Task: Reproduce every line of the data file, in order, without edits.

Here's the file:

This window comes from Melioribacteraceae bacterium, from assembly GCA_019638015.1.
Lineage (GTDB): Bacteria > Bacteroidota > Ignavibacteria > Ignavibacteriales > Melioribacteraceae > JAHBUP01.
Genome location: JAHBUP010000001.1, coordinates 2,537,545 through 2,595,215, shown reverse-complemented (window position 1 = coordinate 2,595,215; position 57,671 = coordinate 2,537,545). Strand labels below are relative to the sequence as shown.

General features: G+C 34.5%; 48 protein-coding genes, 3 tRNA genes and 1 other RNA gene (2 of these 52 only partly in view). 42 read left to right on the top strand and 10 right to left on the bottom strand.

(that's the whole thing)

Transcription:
This window comes from Melioribacteraceae bacterium, from assembly GCA_019638015.1.
Lineage (GTDB): Bacteria > Bacteroidota > Ignavibacteria > Ignavibacteriales > Melioribacteraceae > JAHBUP01.
Genome location: JAHBUP010000001.1, coordinates 2,537,545 through 2,595,215, shown reverse-complemented (window position 1 = coordinate 2,595,215; position 57,671 = coordinate 2,537,545). Strand labels below are relative to the sequence as shown.

General features: G+C 34.5%; 48 protein-coding genes, 3 tRNA genes and 1 other RNA gene (2 of these 52 only partly in view). 42 read left to right on the top strand and 10 right to left on the bottom strand.